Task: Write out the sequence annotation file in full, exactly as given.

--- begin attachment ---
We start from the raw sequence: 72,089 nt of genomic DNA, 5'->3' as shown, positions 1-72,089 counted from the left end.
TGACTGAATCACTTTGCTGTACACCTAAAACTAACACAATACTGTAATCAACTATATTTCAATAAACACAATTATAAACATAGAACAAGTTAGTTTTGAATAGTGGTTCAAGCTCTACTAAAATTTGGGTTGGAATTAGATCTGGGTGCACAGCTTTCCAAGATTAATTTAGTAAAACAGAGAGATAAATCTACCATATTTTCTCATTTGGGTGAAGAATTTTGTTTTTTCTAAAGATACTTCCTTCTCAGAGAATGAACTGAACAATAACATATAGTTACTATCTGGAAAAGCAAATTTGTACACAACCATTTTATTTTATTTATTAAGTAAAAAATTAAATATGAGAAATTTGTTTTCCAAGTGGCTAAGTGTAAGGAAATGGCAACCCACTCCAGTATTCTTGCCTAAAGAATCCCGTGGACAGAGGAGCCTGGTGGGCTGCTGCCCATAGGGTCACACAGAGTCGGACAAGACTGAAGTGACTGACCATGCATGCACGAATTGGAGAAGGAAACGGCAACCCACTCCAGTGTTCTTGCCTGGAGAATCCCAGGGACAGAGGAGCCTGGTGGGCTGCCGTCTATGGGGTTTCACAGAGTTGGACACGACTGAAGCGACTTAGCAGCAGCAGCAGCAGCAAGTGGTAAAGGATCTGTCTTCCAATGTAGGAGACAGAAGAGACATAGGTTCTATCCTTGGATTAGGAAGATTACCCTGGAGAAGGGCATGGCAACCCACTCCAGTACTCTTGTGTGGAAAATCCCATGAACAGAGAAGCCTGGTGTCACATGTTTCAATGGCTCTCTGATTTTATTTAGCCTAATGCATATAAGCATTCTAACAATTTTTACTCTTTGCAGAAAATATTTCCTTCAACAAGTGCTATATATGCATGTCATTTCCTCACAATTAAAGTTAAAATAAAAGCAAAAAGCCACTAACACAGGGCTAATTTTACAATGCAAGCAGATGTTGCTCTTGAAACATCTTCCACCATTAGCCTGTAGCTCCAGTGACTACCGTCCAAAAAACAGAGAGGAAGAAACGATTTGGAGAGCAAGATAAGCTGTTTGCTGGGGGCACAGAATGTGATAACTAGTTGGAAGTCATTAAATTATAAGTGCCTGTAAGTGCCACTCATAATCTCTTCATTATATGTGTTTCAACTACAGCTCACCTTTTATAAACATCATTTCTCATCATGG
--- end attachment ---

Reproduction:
We start from the raw sequence: 72,089 nt of genomic DNA, 5'->3' as shown, positions 1-72,089 counted from the left end.
TGACTGAATCACTTTGCTGTACACCTAAAACTAACACAATACTGTAATCAACTATATTTCAATAAACACAATTATAAACATAGAACAAGTTAGTTTTGAATAGTGGTTCAAGCTCTACTAAAATTTGGGTTGGAATTAGATCTGGGTGCACAGCTTTCCAAGATTAATTTAGTAAAACAGAGAGATAAATCTACCATATTTTCTCATTTGGGTGAAGAATTTTGTTTTTTCTAAAGATACTTCCTTCTCAGAGAATGAACTGAACAATAACATATAGTTACTATCTGGAAAAGCAAATTTGTACACAACCATTTTATTTTATTTATTAAGTAAAAAATTAAATATGAGAAATTTGTTTTCCAAGTGGCTAAGTGTAAGGAAATGGCAACCCACTCCAGTATTCTTGCCTAAAGAATCCCGTGGACAGAGGAGCCTGGTGGGCTGCTGCCCATAGGGTCACACAGAGTCGGACAAGACTGAAGTGACTGACCATGCATGCACGAATTGGAGAAGGAAACGGCAACCCACTCCAGTGTTCTTGCCTGGAGAATCCCAGGGACAGAGGAGCCTGGTGGGCTGCCGTCTATGGGGTTTCACAGAGTTGGACACGACTGAAGCGACTTAGCAGCAGCAGCAGCAGCAAGTGGTAAAGGATCTGTCTTCCAATGTAGGAGACAGAAGAGACATAGGTTCTATCCTTGGATTAGGAAGATTACCCTGGAGAAGGGCATGGCAACCCACTCCAGTACTCTTGTGTGGAAAATCCCATGAACAGAGAAGCCTGGTGTCACATGTTTCAATGGCTCTCTGATTTTATTTAGCCTAATGCATATAAGCATTCTAACAATTTTTACTCTTTGCAGAAAATATTTCCTTCAACAAGTGCTATATATGCATGTCATTTCCTCACAATTAAAGTTAAAATAAAAGCAAAAAGCCACTAACACAGGGCTAATTTTACAATGCAAGCAGATGTTGCTCTTGAAACATCTTCCACCATTAGCCTGTAGCTCCAGTGACTACCGTCCAAAAAACAGAGAGGAAGAAACGATTTGGAGAGCAAGATAAGCTGTTTGCTGGGGGCACAGAATGTGATAACTAGTTGGAAGTCATTAAATTATAAGTGCCTGTAAGTGCCACTCATAATCTCTTCATTATATGTGTTTCAACTACAGCTCACCTTTTATAAACATCATTTCTCATCATGG